A unique transient leukemia (TL) has been described in newborns with Down syndrome (DS; or trisomy 21 mosaics). This leukemia has a high incidence of spontaneous remission; however, early death and subsequent development of acute megakaryoblastic leukemia (AMKL) have been reported. We prospectively evaluated 48 infants with DS and TL to determine the natural history and biologic characteristics of this disease, identify the clinical characteristics associated with early death or subsequent leukemia, and assess the incidence of subsequent leukemia. Blast cells associated with TL in DS infants exhibited FAB M7 morphology and phenotype. Most infants (74%) had trisomy 21 (or mosaicism) as the only cytogenetic abnormality in the blast cells. Most children were able to spontaneously clear peripheral blasts (89%), normalize blood counts (74%), and maintain a complete remission (64%). Early death occurred in 17% of infants and was significantly correlated with higher white blood cell count at diagnosis (P < .001), increased bilirubin and liver enzymes (P < .005), and a failure to normalize the blood count (P = .001). Recurrence of leukemia occurred in 19% of infants at a mean of 20 months. Development of leukemia was significantly correlated with karyotypic abnormalities in addition to trisomy 21 (P = .037). Ongoing collaborative clinical studies are needed to determine the optimal role of chemotherapy for infants at risk for increased mortality or disease recurrence and to further the knowledge of the unique biologic features of this TL.


Children with Down syndrome (DS) have a 10- to 20-fold increased risk of developing leukemia.1-3 In the first 4 years of life, most leukemia in children with DS is acute megakaryocytic leukemia (AMKL). The incidence of AMKL is up to 500 times higher in DS than in non-DS children.4,5 After the age of 5 years, the ratio of acute myeloid leukemia (AML) to acute lymphoblastic leukemia (ALL) reverts to that of the general pediatric population; however, the incidence of leukemia still remains about 10 times higher in children with DS than in children without DS.

A unique syndrome occurs only in newborn infants with DS (or trisomy 21 mosaicism) and is frequently referred to as transient myeloproliferative disorder, transient abnormal myelopoiesis, or transient leukemia (TL). The first case was reported by Schunk and Lehman in 1954.6 TL is unique and historically associated with a high incidence of spontaneous remission. Many infants may be clinically well at presentation with an incidental finding of circulating blasts in the blood. In some cases, however, the disease is severe and potentially lethal, manifesting as hydrops fetalis, multiple effusions, and liver or multiorgan system failure.7-17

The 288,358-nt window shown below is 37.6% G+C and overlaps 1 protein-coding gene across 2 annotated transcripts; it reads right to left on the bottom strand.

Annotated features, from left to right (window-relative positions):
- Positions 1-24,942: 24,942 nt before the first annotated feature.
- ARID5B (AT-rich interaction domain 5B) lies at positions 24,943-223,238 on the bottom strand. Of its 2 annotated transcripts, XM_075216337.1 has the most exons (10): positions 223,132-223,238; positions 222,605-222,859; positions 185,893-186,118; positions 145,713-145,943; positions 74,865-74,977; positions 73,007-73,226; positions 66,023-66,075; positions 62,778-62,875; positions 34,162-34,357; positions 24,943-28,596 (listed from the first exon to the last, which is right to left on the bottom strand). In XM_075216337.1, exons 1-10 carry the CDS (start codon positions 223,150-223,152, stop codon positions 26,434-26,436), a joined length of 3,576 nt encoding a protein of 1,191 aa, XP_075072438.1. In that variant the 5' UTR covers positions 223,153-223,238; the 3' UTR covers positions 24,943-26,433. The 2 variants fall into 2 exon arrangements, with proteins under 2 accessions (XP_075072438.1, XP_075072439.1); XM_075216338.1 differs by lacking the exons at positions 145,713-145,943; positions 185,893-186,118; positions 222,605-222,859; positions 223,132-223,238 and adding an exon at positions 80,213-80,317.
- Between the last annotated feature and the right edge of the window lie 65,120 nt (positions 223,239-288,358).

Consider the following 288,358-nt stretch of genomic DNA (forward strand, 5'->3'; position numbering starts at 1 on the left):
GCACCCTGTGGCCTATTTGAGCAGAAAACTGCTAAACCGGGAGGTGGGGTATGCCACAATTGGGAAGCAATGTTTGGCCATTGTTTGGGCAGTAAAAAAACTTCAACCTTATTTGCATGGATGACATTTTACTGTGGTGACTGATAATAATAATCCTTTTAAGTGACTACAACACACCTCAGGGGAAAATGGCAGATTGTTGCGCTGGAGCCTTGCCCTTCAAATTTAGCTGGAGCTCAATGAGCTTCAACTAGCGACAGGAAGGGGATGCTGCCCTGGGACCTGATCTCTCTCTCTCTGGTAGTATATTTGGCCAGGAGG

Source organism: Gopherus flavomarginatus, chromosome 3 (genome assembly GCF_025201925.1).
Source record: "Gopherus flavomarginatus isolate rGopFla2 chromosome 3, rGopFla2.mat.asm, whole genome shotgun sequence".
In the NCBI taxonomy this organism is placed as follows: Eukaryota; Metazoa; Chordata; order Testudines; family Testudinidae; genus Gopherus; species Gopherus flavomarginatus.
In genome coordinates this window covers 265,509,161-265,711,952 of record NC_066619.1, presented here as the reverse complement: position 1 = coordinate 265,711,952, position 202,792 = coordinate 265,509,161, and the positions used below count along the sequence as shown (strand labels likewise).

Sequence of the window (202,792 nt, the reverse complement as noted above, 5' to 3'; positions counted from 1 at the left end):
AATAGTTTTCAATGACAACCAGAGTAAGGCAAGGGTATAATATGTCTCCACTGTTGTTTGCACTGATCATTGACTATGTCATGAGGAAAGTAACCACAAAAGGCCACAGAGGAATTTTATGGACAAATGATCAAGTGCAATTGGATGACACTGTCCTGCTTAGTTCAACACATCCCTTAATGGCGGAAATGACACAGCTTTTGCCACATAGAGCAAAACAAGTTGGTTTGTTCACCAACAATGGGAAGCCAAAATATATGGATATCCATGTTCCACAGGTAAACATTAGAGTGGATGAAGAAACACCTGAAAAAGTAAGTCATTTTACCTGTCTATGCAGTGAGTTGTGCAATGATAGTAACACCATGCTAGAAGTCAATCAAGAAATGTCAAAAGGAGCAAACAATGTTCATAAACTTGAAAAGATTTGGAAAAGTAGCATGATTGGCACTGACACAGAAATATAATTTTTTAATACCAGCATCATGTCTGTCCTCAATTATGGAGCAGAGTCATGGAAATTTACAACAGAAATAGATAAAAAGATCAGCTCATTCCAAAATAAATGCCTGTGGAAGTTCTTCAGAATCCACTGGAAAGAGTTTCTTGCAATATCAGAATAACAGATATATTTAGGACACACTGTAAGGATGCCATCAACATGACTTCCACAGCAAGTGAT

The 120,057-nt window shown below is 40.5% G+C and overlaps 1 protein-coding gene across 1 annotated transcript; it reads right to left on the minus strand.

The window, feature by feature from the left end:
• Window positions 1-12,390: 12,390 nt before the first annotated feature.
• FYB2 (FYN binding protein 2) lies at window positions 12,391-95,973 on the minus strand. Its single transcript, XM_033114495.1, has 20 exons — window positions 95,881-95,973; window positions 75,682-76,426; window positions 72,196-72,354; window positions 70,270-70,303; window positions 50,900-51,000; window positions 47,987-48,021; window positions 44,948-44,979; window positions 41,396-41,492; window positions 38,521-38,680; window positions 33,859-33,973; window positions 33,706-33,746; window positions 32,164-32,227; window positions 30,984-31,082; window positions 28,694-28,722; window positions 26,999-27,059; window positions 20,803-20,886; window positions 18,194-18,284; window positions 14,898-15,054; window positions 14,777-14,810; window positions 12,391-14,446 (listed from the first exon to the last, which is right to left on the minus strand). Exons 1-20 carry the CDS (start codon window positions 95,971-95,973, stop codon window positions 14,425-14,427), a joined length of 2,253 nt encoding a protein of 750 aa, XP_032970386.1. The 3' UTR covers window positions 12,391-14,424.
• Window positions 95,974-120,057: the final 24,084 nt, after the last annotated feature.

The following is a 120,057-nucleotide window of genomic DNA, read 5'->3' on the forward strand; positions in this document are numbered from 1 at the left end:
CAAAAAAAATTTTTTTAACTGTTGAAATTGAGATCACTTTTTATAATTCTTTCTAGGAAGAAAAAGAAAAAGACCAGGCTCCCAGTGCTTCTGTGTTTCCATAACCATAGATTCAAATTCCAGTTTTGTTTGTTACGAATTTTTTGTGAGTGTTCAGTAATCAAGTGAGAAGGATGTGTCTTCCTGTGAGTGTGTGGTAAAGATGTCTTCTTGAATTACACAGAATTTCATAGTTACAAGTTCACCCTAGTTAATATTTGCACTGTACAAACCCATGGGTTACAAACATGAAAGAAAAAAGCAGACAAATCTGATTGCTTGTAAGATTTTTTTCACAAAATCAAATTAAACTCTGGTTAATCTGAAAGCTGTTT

Most of the natural history and biology of TL has been gleaned from sporadic case reports or retrospective reviews of medical or pathologic records.4,5,15,17 Frequently TL disappears during the first 3 months of life, but after a period of normal marrow morphology and peripheral blood count recovery a significant percentage of patients develop acute leukemia (most commonly AMKL) within the first 4 years of life. Unlike TL, if left untreated, the subsequent leukemia does not spontaneously regress.4,5,15,17-19

In 1996, the Pediatric Oncology Group (POG) initiated the first prospective study (POG 9481) to look at the clinical features, biology, and natural history of TL in children with DS (or trisomy 21 mosaicism), and to identify DS infants at risk for early death or development of subsequent leukemia.

Patients, materials, and methods

Study population

Neonates with trisomy 21 or trisomy 21 mosaicism up to the age of 3 months who had the presence of circulating blasts in the peripheral blood or pathologically documented presence of blast cells in effusions or organ infiltrates were eligible for registration in POG 9481. Exclusion criteria were leukocytosis or hepatosplenomegaly that was clearly related to major blood group incompatibility (Rh disease), overt sepsis, or severe congenital infection (ie, toxoplasmosis, rubella, cytomegalovirus, and herpes simplex [TORCH]; syphilis; or parvovirus). From January 1996 through August 15, 1999, 48 eligible patients were enrolled from POG institutions in the United States, Canada, and abroad after written informed consent from parents or guardians was obtained.

Clinical data

The following information was obtained on the patients: sex, race, estimated gestational age, birth weight, time of symptom onset, time of diagnosis, symptoms at presentation, presence of other congenital anomalies, and presence of organomegaly and lymphadenopathy.

Laboratory data

The following studies were obtained: complete blood counts with indices and review of peripheral smear, total and direct bilirubin, alanine aminotransferase (ALT), and aspartate aminotransferase (AST). A bone marrow aspirate and biopsy were encouraged but not required for study entry. Cytochemical, flow cytometry, and cytogenetic data were obtained from institutional pathology reports.